Neserk

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    Actually, CA min-wage higher than $5.15. It is $6 something and I believe is slated to go up.

    $6.75 according to the red link. Indexed at $8.50 starting last Feb. (whatever indexed means).
     
  9. Leo Hubbard macrumors newbie

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    Adults with families and/or rents to pay should not work for minimum wage. High school kids who live with mommy should be making no more than minimum wage, unless they are really really good at whatever it is they do. Raising the minimum wage makes it harder for the kids to get jobs. Having a dual minimum wage based on age would backfire and accelerate age discrimination.

    I know McDonalds here in Florida make 7 bucks an hour, which is much more than minimum wage. High school kids, generally, don't work for them, they can make more money mowing yards. So McDonalds is stuck highering adults at the higher pay rate. BTW Wal-mart also pays 7 bucks an hour to start which is no lower than anyone else pays. Plus they have vacation, medical, etc. Their medical sucks but their competition doesn't even offer that much. People pick on them because they are a big target and easy to pick on.
     
  10. Neserk macrumors 6502a

    Neserk

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    I also think there should be differentiated pay for adults and minors.

    The only problem with that is that then you have to put in laws that prevents companies from hiring too many minors and not enough adults.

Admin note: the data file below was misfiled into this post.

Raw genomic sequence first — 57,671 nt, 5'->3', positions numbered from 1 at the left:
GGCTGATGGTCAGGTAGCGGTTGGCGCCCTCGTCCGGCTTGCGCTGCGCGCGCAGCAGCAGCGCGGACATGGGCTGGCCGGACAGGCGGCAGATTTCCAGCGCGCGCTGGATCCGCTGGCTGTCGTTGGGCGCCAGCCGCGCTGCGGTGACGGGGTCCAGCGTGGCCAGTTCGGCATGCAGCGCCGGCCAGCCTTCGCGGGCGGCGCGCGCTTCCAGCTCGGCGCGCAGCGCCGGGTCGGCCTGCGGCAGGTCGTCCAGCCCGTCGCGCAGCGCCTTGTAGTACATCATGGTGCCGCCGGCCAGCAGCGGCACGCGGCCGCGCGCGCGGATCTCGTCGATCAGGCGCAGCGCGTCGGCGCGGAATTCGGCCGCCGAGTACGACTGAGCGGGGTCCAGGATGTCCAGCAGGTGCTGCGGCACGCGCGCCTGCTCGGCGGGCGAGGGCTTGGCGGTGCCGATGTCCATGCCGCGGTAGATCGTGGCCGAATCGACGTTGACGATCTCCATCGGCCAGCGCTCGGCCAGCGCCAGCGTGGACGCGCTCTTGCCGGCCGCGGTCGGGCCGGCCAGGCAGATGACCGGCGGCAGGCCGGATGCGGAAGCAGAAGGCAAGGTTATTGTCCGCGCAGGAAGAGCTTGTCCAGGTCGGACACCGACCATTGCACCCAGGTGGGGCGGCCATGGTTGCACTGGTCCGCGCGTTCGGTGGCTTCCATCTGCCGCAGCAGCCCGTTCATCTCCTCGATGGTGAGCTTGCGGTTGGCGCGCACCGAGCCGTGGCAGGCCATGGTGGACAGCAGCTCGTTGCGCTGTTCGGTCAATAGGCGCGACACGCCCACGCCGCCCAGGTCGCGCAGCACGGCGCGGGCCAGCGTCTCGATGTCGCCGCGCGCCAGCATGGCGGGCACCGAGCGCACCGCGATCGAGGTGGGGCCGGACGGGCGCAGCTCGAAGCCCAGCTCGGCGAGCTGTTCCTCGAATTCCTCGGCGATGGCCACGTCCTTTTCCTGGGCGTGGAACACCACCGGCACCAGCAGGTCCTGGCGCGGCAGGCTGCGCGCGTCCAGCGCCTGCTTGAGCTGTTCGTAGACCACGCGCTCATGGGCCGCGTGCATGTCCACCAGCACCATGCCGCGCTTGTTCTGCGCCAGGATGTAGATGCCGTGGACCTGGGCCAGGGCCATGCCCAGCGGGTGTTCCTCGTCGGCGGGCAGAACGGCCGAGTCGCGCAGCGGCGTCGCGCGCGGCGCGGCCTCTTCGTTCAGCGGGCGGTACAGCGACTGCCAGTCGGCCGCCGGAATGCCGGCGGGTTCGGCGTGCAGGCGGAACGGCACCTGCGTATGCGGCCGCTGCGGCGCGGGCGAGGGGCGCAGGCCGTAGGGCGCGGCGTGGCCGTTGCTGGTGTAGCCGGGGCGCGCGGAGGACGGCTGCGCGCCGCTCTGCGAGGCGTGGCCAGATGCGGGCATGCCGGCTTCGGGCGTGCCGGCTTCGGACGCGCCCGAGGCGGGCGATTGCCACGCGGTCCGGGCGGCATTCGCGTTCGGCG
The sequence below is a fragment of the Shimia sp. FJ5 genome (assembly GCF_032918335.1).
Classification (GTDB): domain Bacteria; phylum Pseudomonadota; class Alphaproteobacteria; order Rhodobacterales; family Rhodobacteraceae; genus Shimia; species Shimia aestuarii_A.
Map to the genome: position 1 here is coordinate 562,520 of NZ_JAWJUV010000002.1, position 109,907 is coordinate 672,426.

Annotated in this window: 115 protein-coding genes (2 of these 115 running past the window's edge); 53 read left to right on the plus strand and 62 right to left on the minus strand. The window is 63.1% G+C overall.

Perhaps the real solution is more education (including vocational training) so that only minors and transitioning adults end up in minimum wage jobs ;)

    Hmmm...
     
  11. pseudobrit macrumors 68040

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    All other things being equal, is an adult's work worth more than a minor's?
     
  12. IJ Reilly thread starter macrumors P6

    IJ Reilly

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    From the article:
    The report found that Wal-Mart's wages on average were 31% below those of the broader group of large retailers — $9.70 an hour versus $14.01 an hour.

    Yes, they get picked on because they're big, but also because their bigness allows them to get away with lowering industry payscales.
     
  13. Thomas Veil macrumors 68020

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    Anyone who thinks Wal-Mart is treating its employees well has never seen the Costco model.

     
  14. superbovine macrumors 68030

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    no one evers says how much tax dollars wal-mart actually brings into the community via sales tax. anyways, it not just walmart that get these kind of benefits. every community has tax incentives for businesses to setup shop in their town or city not just particular for walmart. its nothing new. Even people like CompUSA had talks between different cities to which one would have the better deal to setup their corporate office. if you don't like to your talk to your local goverment.